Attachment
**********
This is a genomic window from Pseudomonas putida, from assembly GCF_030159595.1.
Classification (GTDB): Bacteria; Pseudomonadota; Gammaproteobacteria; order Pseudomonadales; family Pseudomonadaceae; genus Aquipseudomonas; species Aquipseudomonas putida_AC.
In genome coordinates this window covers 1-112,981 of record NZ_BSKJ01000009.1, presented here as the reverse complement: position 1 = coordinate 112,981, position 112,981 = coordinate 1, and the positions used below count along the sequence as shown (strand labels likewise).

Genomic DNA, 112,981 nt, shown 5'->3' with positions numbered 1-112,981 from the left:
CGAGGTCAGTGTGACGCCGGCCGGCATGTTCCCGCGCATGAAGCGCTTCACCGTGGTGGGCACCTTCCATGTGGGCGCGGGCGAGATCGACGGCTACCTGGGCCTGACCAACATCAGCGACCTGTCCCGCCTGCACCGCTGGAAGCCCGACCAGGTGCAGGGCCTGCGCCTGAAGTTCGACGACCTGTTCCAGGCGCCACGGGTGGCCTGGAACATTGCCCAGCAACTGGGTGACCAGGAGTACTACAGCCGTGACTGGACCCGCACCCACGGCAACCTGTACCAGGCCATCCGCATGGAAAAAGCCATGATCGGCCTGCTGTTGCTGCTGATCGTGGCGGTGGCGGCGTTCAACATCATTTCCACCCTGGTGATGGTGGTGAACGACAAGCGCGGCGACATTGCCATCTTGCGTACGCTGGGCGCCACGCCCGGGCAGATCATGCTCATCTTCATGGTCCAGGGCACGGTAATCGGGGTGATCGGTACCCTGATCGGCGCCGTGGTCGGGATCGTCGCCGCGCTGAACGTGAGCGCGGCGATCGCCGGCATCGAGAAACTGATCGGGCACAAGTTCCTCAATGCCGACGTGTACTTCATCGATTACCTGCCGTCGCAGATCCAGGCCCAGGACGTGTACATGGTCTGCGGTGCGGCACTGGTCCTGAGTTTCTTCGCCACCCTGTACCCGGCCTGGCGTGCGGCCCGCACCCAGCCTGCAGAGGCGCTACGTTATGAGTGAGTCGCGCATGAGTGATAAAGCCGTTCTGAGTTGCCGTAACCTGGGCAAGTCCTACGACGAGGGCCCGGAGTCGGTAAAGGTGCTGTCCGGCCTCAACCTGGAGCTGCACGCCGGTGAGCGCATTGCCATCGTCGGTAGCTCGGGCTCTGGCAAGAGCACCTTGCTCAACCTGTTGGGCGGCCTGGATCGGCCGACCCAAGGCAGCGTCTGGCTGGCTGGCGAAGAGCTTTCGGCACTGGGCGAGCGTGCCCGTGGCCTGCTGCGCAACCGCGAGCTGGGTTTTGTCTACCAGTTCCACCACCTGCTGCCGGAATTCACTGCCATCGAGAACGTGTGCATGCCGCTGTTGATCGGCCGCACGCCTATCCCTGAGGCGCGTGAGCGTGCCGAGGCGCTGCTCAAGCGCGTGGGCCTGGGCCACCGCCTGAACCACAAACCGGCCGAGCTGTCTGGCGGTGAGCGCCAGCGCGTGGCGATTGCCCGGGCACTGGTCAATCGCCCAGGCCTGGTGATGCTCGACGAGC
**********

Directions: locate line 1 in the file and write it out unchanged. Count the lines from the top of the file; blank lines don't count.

This is a genomic window from Pseudomonas putida, from assembly GCF_030159595.1.